Ten years ago, I moved from Salt Lake to California and lost neighbors, views, streams, opera, a packet of poems from 1996, and so much more — but, last week I stumbled across the poems.

It was exhilarating and emotional, like coming out of a suicidal coma and finding life is wonderful after all!

Well… a little like that. Maybe just a touch, for this very specific event.

Hmmm… To tell the truth, life has actually been quite interesting this last decade. The discovery was a bit of a rush, a stimulant, an exhilarant, a mood elevator.

A better metaphor: Imagine that you discover that the little toe on your right foot, which you thought you’d chopped off with an axe 10 years ago, has all along been folded in a peculiar fashion under the other four toes, and that a little clever autochiropractic manipulation pops it right out — now when you prance on naked tippy toes around the house, everything feels just right.

More like that, perhaps, than the suicidal coma.

See them here, if you wish, but, for the most part, they are raving doggerel. They are purposefully scrambled. Do not try to find any thematic continuity in their arrangement.

Russell's Teapot


Russell's little red teapot
   grew tired of avoiding
      Venus and Mars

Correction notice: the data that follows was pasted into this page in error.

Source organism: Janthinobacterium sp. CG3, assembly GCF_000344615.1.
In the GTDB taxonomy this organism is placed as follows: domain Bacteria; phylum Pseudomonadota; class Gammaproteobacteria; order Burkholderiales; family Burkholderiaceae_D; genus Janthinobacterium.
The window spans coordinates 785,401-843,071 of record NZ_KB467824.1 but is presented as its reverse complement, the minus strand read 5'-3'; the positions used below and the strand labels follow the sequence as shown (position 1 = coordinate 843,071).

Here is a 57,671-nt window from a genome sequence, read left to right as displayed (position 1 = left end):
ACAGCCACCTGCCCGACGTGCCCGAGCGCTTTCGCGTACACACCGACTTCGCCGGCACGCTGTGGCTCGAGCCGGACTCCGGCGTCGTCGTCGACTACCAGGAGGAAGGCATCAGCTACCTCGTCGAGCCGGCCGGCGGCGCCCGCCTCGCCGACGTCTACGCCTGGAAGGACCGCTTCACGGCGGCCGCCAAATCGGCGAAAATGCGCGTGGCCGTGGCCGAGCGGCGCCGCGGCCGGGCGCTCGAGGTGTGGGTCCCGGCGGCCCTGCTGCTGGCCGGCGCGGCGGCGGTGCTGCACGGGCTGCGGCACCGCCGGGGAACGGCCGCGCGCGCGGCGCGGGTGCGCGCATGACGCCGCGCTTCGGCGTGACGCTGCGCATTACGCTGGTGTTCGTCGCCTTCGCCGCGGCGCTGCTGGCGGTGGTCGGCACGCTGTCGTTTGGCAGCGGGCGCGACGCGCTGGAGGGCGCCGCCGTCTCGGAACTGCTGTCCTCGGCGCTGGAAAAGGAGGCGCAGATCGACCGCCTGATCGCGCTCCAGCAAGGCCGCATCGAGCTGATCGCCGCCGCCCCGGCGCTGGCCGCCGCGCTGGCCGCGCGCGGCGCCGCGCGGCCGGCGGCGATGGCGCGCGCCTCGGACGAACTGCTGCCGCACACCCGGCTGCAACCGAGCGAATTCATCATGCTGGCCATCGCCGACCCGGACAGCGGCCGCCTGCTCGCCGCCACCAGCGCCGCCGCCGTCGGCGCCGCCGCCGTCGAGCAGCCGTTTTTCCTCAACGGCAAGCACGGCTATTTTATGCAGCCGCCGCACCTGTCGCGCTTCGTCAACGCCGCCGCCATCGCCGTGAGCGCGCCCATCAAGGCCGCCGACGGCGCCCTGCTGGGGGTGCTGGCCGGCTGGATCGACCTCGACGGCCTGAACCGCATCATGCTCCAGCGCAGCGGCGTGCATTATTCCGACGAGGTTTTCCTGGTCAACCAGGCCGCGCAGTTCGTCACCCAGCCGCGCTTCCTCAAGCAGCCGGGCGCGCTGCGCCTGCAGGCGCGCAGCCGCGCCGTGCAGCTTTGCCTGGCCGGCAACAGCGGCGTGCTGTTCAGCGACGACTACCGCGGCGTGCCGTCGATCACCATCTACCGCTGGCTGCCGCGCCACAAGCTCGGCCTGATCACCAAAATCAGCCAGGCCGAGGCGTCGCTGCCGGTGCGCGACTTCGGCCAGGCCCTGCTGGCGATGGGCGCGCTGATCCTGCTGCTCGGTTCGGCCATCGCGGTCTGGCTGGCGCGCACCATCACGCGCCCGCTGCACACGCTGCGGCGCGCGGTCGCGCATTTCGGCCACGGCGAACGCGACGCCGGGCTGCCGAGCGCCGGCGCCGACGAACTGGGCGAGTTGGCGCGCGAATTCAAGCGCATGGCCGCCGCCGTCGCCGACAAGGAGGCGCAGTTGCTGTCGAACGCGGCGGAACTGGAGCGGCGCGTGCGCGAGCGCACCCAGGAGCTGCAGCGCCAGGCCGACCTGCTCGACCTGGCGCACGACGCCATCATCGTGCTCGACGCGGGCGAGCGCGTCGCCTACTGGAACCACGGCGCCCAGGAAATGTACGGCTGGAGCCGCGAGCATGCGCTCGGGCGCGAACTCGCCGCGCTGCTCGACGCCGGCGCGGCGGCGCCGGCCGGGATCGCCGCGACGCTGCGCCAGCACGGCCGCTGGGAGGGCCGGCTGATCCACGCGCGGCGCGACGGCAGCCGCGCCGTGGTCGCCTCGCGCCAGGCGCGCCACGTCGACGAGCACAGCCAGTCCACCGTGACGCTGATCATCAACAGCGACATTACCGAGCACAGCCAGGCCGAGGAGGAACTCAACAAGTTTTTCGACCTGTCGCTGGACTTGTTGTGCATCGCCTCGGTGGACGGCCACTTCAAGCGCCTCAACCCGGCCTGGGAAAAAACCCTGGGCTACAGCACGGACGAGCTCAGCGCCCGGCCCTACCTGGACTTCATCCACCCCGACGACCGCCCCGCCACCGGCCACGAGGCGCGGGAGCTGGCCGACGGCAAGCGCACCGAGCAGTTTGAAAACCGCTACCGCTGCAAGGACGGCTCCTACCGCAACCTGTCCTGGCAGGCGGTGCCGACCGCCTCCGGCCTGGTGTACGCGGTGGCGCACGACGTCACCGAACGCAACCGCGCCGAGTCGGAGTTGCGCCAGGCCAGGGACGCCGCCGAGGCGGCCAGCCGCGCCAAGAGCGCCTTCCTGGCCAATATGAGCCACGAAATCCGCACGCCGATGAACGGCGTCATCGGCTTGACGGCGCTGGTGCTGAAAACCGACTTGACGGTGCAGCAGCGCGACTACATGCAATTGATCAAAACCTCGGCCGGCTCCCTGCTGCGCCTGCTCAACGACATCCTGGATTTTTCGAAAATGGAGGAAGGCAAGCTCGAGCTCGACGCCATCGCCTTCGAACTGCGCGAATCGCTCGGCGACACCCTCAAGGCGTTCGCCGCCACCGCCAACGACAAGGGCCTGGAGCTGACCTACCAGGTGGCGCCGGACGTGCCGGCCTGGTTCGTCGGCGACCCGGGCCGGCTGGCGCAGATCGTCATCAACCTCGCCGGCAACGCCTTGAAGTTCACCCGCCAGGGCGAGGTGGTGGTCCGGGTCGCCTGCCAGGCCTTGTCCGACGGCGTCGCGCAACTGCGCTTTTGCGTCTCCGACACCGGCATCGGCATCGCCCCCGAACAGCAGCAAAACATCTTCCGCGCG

and waiting for the proof
      that it was not there.

It sits quietly on my coffee table,
   prefers serving up up tea,
      brisk and hot,
   to playing games with God
      all the time.


What Was the Name of That Bread?

We’re sitting in the living room, and Dad asks, “What was the name of that bread”?

“What are you talking about?”, says Mom.

— “That sponsored the ball games”.

— “What ball games”?

— “On the radio, when I came home from work”.

— “You don’t work anymore”.

— “When I worked — past tense”.

— “That reminds me… Once you came home from work and sat down in the living room, this room right here. It was late, you were tired, the TV wasn’t working, and you said, ‘I think I’ll go to bed’. And I grabbed you by the hand. You said, ‘What’re you doing?’, and I said, ‘I want to show you something’, and I took you into the kids’ room, and I woke them up and said, ‘Hey, kids, I want to show you something. This guy here, he’s your father’! Well now, they thought I was crazy”.

— “Home Farms”.

— “Home Farms”?

— “The bread. It was white”.

— “What does that have to do with my being crazy”?

— “They did the ball games. You asked me why I always bought it. It was the ball games — I wanted to show my loyalty”.

— “And for that you call me crazy”?